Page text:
Re: enums

Joshua Cranmer <Pidgeot18@verizon.invalid>
Mon, 04 Aug 2008 01:02:08 GMT
Roedy Green wrote:

In what ways are enums different from classes?

An enum is an implicitly final class [1], inheriting from
java.lang.Enum, with some extra variables and methods, as defined by the
JLS. In summary, the following declaration:

public enum RandomEnum {

is equivalent to this:

public final class RandomEnum extends Enum<RandomEnum> {
    public static final RandomEnum VALUE1 = new RandomEnum("VALUE1", 0);
    public static final RandomEnum VALUE2 = new RandomEnum("VALUE2", 1);

    private RandomEnum(String name, int ordinal) {
        super(name, ordinal);

    public static RandomEnum[] values() {
        return new RandomEnum[] {VALUE1, VALUE2};

    public static RandomEnum valueOf(String name) {
        return Enum.valueOf(RandomEnum.class, name);

Summarizing from the JLS, in rough order that it is stated:
* Enums cannot have an "extends <foo>" clause. Enums cannot have generic
type parameters.
* You can never say new <enum type>().
* Enums can not be constructed through reflection (!).
* Serialization and cloning (through java.lang.Enum) is special.
** i.e. VALUE1 and VALUE2 in the above example are the only RandomEnum's
in existence, at least until you modify the source.
* You cannot explicitly declare it to be abstract or final.
* An enum cannot have an abstract method unless all enum constants'
bodies implement the method. An enum cannot have an abstract method if
it has no enum constants with bodies, or if at least one enum constant
does not have a body.
* You cannot have a local enum: it must be nested.
* You cannot have a finalizer. Enums cannot be finalized.
* An enum E extends java.lang.Enum<E>. Normal logic for class extensions
apply here.
* Enums have implicit fields (the names of the constants), and implicit
methods (as shown in the above example).
* These implicit fields act as if they are declared at the top of the
class, i.e., they are initialized first. To protect the developer,
certain actions are forbidden because they would not work properly under
this rule anyways. In particular:
** It is a compile-time error to access a non-compile-time constant in
the initialization of an enum time.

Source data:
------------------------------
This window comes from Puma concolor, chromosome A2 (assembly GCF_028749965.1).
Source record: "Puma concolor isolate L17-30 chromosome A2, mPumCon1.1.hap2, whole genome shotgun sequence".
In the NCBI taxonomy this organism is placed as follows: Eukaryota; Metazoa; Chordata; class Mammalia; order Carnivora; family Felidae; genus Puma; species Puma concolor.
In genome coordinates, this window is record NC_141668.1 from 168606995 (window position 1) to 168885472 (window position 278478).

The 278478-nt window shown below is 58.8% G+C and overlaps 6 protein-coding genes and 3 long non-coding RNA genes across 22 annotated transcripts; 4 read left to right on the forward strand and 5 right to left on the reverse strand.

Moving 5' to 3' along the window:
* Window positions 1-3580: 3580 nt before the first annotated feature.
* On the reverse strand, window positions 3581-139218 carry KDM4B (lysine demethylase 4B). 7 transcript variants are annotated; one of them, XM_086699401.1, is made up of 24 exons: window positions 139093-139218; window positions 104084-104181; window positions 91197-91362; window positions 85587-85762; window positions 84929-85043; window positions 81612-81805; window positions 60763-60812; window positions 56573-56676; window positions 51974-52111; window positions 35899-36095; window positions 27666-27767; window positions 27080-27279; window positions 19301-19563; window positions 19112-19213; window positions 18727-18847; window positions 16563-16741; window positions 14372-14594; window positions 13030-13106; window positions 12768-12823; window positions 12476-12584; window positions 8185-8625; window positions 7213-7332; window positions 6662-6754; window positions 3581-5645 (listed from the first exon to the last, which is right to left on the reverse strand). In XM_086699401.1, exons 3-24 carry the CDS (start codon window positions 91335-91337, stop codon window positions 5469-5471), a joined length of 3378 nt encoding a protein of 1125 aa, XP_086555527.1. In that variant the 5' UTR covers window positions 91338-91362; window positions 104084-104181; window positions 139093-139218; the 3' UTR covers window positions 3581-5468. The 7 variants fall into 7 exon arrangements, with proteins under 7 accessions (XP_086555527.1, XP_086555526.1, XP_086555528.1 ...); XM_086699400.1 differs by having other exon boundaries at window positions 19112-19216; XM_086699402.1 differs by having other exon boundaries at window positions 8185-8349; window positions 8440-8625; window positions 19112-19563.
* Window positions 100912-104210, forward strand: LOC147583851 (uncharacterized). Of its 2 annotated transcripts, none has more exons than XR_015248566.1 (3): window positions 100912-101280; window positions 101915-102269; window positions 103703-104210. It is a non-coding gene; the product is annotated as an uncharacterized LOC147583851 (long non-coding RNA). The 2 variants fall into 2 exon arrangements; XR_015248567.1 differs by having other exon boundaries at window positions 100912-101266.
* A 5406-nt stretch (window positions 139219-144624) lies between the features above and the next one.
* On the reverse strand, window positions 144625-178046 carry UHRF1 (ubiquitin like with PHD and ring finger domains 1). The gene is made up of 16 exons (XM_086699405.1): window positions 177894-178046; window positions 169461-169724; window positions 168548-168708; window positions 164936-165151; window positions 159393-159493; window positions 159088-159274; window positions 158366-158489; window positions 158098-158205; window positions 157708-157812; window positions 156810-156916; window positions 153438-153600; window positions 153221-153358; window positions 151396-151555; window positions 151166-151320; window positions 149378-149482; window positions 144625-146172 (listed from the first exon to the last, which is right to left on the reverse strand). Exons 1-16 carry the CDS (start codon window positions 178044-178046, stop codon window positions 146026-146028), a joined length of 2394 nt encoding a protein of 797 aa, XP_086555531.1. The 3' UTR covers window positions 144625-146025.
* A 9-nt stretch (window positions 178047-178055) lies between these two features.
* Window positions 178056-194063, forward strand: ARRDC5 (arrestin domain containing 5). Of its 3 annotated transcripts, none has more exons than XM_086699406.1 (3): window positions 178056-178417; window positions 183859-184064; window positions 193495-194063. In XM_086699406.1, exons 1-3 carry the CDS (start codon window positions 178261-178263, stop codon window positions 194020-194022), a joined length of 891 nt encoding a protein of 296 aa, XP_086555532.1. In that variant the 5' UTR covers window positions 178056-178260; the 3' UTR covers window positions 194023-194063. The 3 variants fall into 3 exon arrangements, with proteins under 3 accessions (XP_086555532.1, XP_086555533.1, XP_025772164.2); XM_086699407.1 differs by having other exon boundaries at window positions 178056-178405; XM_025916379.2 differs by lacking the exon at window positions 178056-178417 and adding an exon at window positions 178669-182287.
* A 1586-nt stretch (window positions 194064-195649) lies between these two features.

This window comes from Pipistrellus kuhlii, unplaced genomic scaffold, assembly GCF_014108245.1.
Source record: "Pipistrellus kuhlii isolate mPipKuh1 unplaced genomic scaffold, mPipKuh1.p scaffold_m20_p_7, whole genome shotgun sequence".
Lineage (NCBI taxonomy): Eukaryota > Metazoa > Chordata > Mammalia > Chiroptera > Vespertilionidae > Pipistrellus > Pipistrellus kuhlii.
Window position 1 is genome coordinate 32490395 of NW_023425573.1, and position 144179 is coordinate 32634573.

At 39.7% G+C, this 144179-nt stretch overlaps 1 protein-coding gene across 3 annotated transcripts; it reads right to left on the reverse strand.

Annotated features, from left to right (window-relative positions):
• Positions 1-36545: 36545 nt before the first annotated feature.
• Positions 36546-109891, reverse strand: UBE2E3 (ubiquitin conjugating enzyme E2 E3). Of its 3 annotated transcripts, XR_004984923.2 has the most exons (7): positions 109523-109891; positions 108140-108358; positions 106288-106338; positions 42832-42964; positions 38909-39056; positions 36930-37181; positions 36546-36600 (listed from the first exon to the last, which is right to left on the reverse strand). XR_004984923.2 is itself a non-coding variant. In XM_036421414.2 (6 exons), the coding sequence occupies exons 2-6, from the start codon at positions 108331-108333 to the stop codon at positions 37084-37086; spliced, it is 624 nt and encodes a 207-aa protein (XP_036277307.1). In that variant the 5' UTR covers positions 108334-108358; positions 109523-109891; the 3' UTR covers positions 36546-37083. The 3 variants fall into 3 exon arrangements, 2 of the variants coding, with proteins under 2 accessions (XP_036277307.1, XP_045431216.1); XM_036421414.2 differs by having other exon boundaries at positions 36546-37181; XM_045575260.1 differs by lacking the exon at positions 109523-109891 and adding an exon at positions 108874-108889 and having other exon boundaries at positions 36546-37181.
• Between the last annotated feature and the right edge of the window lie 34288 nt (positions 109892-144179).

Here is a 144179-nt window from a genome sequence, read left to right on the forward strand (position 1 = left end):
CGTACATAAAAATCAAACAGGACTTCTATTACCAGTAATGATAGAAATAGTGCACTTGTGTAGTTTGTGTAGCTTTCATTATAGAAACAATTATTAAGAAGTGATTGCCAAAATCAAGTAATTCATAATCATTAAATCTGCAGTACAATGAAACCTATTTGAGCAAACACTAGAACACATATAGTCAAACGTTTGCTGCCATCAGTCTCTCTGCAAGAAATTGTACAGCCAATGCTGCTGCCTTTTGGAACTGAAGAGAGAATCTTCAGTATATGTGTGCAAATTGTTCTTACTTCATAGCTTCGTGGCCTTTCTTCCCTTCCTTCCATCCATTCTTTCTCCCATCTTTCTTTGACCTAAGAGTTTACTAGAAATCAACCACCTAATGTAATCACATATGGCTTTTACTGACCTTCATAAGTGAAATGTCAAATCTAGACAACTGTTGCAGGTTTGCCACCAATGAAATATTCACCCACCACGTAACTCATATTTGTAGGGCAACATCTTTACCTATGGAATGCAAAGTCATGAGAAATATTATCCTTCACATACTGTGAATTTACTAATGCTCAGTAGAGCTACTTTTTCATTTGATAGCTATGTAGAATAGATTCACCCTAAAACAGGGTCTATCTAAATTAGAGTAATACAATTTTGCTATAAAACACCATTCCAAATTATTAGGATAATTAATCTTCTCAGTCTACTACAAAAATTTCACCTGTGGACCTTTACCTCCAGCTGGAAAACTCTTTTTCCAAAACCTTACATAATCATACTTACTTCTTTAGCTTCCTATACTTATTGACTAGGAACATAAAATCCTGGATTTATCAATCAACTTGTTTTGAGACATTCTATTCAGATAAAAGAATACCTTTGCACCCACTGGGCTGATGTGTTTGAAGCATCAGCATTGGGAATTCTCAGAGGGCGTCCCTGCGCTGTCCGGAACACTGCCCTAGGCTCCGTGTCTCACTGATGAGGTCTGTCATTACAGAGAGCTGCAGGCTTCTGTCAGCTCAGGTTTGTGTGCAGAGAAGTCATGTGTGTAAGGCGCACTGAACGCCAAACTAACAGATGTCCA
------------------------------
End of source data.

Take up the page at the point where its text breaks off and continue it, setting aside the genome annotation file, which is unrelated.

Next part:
** It is a compile-time error to access an enum constant other than ones
listed before the constant currently being defined. (Note: I do not know
how the values or valueOf methods would interact at this point. So it
would be worth checking out what this class prints out:

public enum EnumTest {
    A, B, C, D, E, F;
    EnumTest() {

 > Can they extend something.

No. They extend Enum implicitly and cannot explicitly extend anything
(parser error).

 > Can they implement something? Can they implement Iterable?


I would like to make a glossary entry summarising the dos and don'ts.

Some interesting enums that will not compile:

public enum EnumTest {
   A(B.ordinal() * 10), B(2);
   private int realValue;
   EnumTest(int value) {realValue = value;}
enum Color {
         RED, GREEN, BLUE;
         static final Map<String,Color> colorMap =
        new HashMap<String,Color>();
         Color() {
             colorMap.put(toString(), this);
     } // Disclaimer: from JLS

Whereas these will compile:
public enum EnumTest {
   A(1), B(A.ordinal() * 10);
   private int realValue;
   EnumTest(int value) {realValue = value;}
enum Color {
         RED, GREEN, BLUE;
         static final Map<String,Color> colorMap =
        new HashMap<String,Color>();
         static {
             for (Color c : Color.values())
                 colorMap.put(c.toString(), c);
     } // Disclaimer: from JLS

[1] Okay, to be perfectly clear. The enum type itself is final iff all
of its constants do not have bodies. I'm not sure about finality of enum
constant bodies (probably final), or about abstractness if the original
type has no constants without bodies (I would assume so). Playing around
with javap would help here.
Beware of bugs in the above code; I have only proved it correct, not
tried it. -- Donald E. Knuth

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